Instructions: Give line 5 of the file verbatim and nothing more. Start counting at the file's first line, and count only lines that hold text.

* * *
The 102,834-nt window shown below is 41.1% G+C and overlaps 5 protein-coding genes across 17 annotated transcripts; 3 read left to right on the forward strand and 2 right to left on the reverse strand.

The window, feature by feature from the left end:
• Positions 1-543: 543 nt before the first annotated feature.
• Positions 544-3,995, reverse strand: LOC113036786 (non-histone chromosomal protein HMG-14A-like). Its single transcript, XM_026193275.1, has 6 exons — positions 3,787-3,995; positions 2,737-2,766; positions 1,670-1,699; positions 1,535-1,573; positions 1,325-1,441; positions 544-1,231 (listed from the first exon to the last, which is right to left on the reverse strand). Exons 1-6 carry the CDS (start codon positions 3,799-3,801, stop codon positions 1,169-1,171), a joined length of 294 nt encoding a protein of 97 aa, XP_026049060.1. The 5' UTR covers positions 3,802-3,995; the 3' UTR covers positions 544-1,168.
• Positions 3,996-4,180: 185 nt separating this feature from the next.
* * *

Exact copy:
• Positions 3,996-4,180: 185 nt separating this feature from the next.